Neo-liberalism, and the Greek tragedy.
The country that gave the world the three most important tragedians, Aeschylus, Sophocles and Euripides is facing a major economic tragedy. While economists the world over have differing views on the root cause of Greece’s economic problem, as a non economist, I have been immensely concerned with anarcho-capitalism, (an economic system that destroys government regulation of the economy, and creates economic anarchy within the global economic system).
The conscious deregulation of the economy that started during the Reagan administration in the U.S. reached its climax during President George W. Bush’s tenure and has brought the global economic chaos the world is in at the moment. Their bankrupt economic theory of the market policing itself, has proven to be as hollow as their dreams of making trillions of dollars without manufacturing anything. (Capitalism without ethics, June, 2009 PSS.WP).
Sadly, Greek is another glaring example of the failure of neo-liberalism. Developing countries beware neo-liberalism is here to destroy you, not to save you. And those politicians that still praise the virtues of neo-liberalism, as Ashley St.Claire would say, they are either dim-witted or have a personal agenda that would personally benefit them at the expense of the interest of their countries.
Neo-liberalism is what Susan Strange calls “Casino Capitalism”. She is one of the first to have for seen the dangers of anarcho-capitalism. She has linked “casino-capitalism”, in to a number of trends among which are: government’s deregulation of the economy, (based on the fallacy that, the market and the banks would regulate themselves), and commercial banks turning in to investment banks. Susan Strange’s work is an essential contribution in de bunking the dominant doctrine of neo-liberalism.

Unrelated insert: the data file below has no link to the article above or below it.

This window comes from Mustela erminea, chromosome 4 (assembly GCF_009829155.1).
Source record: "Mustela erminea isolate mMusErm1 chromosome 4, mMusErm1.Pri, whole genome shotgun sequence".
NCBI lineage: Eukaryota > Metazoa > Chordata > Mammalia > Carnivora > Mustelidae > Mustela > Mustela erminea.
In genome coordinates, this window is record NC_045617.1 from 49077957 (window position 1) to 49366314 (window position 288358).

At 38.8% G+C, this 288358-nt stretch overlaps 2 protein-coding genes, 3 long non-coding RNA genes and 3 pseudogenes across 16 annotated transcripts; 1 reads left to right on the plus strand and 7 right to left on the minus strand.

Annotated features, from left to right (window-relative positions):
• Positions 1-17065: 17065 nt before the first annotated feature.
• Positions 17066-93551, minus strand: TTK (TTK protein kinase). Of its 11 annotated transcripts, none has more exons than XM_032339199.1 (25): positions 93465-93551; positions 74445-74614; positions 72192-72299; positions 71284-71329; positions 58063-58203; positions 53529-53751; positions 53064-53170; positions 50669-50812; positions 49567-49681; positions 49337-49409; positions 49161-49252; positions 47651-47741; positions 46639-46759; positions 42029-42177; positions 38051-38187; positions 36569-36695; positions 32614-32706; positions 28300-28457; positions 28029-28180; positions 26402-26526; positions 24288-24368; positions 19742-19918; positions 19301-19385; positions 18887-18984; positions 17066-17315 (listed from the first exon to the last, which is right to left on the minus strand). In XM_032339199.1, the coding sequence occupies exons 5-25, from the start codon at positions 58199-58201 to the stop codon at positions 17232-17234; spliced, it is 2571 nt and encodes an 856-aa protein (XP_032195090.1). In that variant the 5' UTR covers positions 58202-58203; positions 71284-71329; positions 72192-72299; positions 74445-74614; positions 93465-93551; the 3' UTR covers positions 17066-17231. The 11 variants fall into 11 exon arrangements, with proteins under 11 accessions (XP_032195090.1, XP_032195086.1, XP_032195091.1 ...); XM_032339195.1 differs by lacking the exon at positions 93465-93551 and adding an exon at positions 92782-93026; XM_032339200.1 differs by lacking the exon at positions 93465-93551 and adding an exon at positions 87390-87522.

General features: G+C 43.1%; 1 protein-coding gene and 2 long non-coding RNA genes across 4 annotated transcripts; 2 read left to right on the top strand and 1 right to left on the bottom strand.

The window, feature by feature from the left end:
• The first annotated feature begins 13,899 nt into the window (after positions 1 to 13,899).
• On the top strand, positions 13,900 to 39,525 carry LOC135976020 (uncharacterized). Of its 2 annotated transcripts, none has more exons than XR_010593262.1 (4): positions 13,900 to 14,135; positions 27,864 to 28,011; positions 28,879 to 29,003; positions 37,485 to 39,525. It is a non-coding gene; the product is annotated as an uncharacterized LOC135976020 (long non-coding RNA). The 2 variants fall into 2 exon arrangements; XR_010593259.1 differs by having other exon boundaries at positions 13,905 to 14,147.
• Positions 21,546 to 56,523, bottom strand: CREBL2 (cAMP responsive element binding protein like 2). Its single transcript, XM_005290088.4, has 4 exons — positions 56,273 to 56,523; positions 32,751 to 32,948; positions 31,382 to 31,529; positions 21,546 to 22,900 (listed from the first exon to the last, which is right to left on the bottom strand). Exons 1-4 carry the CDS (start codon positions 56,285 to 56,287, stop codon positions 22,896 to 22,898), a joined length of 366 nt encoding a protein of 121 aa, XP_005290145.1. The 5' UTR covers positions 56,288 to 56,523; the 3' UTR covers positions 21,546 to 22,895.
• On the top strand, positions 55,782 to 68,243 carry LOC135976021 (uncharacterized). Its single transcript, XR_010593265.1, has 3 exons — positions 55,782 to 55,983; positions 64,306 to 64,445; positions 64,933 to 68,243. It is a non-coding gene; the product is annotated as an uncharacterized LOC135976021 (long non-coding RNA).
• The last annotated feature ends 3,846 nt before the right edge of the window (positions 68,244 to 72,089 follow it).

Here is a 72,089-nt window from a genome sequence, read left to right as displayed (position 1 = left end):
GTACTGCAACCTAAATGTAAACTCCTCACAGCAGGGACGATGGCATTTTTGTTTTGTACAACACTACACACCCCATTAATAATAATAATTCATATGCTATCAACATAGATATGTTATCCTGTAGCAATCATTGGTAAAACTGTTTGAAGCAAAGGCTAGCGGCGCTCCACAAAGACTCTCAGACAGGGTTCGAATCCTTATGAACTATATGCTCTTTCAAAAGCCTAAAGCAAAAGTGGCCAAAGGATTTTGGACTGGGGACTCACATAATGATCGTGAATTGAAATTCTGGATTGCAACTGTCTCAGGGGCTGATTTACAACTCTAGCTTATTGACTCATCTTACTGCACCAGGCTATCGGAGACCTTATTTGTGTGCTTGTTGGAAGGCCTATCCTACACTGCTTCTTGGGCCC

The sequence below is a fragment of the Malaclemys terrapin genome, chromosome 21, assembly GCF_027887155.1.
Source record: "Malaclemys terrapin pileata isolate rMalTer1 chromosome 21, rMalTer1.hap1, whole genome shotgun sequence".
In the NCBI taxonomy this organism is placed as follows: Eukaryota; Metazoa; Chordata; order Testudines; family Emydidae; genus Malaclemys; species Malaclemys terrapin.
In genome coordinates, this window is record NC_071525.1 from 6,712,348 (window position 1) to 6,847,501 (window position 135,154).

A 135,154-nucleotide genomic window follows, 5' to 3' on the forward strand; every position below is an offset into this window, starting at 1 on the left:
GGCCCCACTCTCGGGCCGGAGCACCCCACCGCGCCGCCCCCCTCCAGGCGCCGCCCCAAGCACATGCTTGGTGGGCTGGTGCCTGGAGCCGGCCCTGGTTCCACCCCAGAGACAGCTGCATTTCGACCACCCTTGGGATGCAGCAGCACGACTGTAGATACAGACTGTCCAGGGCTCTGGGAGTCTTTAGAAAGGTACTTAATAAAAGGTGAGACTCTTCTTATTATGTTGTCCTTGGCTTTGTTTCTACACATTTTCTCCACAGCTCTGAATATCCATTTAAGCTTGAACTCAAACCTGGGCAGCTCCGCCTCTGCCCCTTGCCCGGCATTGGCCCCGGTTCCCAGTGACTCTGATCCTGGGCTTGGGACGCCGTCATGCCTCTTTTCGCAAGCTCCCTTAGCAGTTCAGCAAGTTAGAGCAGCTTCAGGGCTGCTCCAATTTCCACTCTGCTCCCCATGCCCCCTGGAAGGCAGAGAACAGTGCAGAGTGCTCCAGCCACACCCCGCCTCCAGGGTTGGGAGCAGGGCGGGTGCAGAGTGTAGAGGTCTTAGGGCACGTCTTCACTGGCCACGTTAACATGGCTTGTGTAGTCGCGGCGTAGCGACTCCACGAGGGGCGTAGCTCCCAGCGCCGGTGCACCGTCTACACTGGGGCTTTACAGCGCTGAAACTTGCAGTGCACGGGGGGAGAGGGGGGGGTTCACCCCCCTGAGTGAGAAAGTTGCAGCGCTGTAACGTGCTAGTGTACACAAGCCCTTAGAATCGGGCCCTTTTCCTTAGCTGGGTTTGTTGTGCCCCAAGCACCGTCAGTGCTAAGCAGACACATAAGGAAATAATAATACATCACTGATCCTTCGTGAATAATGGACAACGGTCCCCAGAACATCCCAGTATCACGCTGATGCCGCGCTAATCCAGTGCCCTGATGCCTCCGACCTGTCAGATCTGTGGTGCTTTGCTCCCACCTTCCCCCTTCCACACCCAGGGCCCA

Recently, the EU and the IMF have agreed to extend $147 billion dollars rescue under a three year agreement. This “rescue” plan actually is intended to rescue French and German banks that are holding a large share of Greece’s bonds. Moreover, the “rescue” is meant to temporarily stop a widening debt crisis in Europe which might include Portugal, Spain and Italy. In all this, the Greeks will be burdened with more debt, and are required to take harsh budget cuts.
In order to comply with the EU and IMF’s “rescue” plan, the Greek government will cut public-sector workers’ pay by 20%, raise the retirement age, increase sales tax to 23%, increase the price of tobacco products, alcohol and gas by 10%, increase taxes on property and businesses, etc. etc. Even if all this drastic measures are instituted according to plan, the actions taken actually would increase Greece’s debt and shrink its economy by 4%. How about a big applause to neo-liberalism?
Focusing only on dollars and cents, what usually is left out is any discussion of the impact of neo-liberalism’s creation of political instabilities around the globe. The main crime of neo-liberalism is its unparalleled focus on greed some would say debauchery and social injustice.
I only hope, the violence in Greece would quickly recede before it destroys a country that is the root of European civilization.
Professor Mekonen Haddis.